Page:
Savannah and Bengal Cats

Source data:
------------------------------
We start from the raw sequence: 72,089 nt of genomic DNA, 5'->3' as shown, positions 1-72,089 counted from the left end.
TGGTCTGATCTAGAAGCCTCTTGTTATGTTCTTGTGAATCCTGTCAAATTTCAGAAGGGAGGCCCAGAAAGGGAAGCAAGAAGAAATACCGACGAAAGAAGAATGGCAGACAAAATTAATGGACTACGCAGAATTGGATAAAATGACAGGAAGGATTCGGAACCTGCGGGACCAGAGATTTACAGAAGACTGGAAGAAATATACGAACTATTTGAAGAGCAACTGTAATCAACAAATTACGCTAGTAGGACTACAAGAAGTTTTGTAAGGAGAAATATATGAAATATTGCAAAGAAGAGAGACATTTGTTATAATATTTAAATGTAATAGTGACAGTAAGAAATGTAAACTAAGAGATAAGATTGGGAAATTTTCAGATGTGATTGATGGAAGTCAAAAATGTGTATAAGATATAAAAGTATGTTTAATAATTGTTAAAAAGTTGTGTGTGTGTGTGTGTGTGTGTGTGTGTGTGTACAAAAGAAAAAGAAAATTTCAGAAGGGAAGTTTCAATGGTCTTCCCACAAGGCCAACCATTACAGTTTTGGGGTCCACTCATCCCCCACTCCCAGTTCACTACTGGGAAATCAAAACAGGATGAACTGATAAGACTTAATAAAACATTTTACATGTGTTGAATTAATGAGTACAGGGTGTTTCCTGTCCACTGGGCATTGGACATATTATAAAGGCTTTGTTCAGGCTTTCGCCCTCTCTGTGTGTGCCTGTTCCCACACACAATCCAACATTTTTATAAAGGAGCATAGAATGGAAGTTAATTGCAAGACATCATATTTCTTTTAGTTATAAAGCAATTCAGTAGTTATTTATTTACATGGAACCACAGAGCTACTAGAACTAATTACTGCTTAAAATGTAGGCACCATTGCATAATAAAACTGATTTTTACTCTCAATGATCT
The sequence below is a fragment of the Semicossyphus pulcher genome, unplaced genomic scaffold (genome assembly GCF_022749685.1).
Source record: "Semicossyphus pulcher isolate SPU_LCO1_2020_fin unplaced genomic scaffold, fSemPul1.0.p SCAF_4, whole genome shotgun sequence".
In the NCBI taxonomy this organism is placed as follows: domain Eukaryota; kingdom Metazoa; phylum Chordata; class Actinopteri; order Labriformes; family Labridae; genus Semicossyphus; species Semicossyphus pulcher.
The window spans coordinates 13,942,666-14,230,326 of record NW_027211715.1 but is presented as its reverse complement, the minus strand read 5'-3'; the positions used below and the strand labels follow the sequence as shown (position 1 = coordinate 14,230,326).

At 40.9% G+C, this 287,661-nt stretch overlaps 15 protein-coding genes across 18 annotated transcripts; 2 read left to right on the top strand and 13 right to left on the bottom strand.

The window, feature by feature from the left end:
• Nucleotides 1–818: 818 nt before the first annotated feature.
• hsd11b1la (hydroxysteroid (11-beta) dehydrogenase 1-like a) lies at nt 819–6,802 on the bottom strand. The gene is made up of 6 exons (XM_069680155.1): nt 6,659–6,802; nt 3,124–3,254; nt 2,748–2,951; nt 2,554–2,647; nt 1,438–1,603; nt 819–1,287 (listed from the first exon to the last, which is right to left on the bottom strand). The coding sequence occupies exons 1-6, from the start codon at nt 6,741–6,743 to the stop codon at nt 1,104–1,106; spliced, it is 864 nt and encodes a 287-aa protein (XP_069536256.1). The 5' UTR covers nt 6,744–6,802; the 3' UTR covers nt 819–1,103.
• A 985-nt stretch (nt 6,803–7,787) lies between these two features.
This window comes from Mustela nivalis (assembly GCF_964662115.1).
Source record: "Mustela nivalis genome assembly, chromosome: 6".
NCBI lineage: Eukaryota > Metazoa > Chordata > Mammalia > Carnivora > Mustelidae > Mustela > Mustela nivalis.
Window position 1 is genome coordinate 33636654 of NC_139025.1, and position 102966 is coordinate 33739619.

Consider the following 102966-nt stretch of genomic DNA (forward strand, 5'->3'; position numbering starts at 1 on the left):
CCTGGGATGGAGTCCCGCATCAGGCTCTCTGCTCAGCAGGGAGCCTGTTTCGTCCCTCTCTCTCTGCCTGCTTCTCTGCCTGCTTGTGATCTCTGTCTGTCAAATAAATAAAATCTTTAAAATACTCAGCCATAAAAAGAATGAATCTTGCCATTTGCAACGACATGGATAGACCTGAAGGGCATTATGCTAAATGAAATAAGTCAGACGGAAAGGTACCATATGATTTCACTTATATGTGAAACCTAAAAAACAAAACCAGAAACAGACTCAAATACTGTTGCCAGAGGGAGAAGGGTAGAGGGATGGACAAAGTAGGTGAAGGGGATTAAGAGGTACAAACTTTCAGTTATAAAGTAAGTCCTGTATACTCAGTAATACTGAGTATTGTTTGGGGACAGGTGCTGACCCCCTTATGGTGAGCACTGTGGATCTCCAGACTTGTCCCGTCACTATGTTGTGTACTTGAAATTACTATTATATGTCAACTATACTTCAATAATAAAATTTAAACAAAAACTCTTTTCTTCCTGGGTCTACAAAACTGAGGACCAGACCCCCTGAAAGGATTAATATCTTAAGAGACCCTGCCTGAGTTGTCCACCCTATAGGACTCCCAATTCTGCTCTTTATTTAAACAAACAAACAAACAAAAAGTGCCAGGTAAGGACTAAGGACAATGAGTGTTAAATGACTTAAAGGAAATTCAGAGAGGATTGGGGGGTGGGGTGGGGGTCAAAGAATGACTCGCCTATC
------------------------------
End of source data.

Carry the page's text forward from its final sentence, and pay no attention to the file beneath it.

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The Savannah and the Bengal are both domestic hybrid cats. The Savannah is bred from the African serval, and the Bengal is bred from the Asian leopard. Both of these cats have many similarities. They are energetic, and love to play. There are many misconceptions about these two breeds. There are ownership laws in the United States, and other places around the world, that limit or restrict the right to own one of these animals because of their wild relatives. Before purchasing one of these cats, check your local city, county, and state laws to be sure it is legal to own a Savannah or Bengal where you live. Savannah and Bengal cats are controversial, beautiful, full of personality, loving, unique, amazing athletes, and loyal to their owners. In 1889, the earliest mention of an Asian leopard / domestic cross was when Harrison Weir wrote in Our Cats and All About Them. The earliest confirmed Asian leopard / domestic cross was in 1934. On April 7th, 1986 is when the first Savannah cat was born. Suzi Woods owned a male African serval cat, and Bengal breeder Judee Frank, crossed him with a Siamese domestic cat. This produced the very first Savannah cat appropriately named “Savannah”. Patrick Kelley was one of the first to purchase one of these kittens in 1989. With the help of Joyce Sroufe, her and Patrick Kelley wrote the original version of the Savannah breed standard. The international Cat Association accepted the breed for registration in 2001. Both breeds are however not accepted by the Cat Fancier’s Association. They are one of the world’s largest cat registries, but do not except hybrids. The Savannah and the Bengal cats can be best described as “wild looking”. They both have black spots that cover their back and their sides with stripes on their legs, neck, and tail. Their heads are smaller than the rest of their body, and have long pointed ears. Even though

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